We've all been following the Syrian uprising and we've seen the fear barrier broken in all cities accross Syria from small towns like Daraa and Bayda, and even in the capital and Homs. But surprisingly, Aleppo, Syria's largest city, has been relatively quite.
Aleppo, the oldest city in the world, lies in the North of the country, near the Turkish border. It has some of the world's most beautiful historical architecture. It's population is diverse, consisting of Arabs, Kurds, Armenians and others. It has Muslims, Christians and Jews all living peacefully. It is a bustling city with vast farm lands as well. There was once a disagreement on whether Halab should actually be the capital.
Through out history, because of its geographic location, Halab became a business town, where traders from all over the world would come to trade merchandise. Today it remains a hub for commerce and agriculture.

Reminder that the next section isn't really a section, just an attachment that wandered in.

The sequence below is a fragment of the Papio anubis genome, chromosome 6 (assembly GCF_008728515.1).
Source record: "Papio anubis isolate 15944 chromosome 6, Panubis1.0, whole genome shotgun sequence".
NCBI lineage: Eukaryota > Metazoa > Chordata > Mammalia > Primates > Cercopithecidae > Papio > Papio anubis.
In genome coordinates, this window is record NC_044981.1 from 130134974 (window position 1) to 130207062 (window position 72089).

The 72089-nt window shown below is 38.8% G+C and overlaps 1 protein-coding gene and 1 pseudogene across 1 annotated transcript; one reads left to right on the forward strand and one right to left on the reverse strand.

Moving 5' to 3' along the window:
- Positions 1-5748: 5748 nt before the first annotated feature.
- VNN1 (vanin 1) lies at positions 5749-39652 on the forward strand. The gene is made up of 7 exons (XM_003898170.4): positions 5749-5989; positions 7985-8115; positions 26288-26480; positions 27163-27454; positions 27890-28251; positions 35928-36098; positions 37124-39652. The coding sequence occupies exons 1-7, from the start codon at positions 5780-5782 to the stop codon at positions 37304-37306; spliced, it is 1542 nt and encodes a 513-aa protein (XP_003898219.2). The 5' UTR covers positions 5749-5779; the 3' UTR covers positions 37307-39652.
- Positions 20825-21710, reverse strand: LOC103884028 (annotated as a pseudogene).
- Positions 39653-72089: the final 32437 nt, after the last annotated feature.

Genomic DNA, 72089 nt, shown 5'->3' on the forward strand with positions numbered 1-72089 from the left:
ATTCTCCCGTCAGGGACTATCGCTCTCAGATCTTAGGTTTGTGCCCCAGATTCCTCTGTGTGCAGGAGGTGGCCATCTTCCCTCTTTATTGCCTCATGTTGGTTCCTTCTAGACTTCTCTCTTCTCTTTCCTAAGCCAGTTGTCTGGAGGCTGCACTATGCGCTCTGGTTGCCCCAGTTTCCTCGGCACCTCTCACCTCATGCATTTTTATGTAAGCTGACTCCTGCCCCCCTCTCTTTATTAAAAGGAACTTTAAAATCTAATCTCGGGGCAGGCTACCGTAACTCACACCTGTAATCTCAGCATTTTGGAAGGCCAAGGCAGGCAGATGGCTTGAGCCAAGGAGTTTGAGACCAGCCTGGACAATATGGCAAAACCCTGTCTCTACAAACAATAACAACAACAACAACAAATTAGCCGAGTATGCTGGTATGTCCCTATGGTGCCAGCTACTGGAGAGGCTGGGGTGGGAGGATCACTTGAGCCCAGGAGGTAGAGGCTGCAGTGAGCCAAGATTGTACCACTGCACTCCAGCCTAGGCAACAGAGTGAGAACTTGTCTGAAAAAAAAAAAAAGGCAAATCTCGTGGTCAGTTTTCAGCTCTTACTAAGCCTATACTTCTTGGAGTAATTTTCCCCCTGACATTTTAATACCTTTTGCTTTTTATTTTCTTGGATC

So the question is, why is Aleppo not joining the protests as much as other areas? I have scowered the internets to find evidence of protests, and while there are protests, they seem to be small and isolated. In fact, I have not seen anything since the 23 of April, meaning that Halab has been quite while Daraa has been underseige.
I hypothisize that this is due to one or more reasons:
- There have been widespread detentions in Halab leading to fear of people going out?
- There is an extremely large Mukhabarat presence in Halab?
- Cell phones have been confiscated?
- People in Halab are not as interested in over throwing the Government as other towns? I doubt this.
- They are too busy running their businesses?
I don't know how else to explain their absence. It is obvoius that if Halab were to join with force, Assad and his criminal mafia would be done.
If you have any ideas please comment.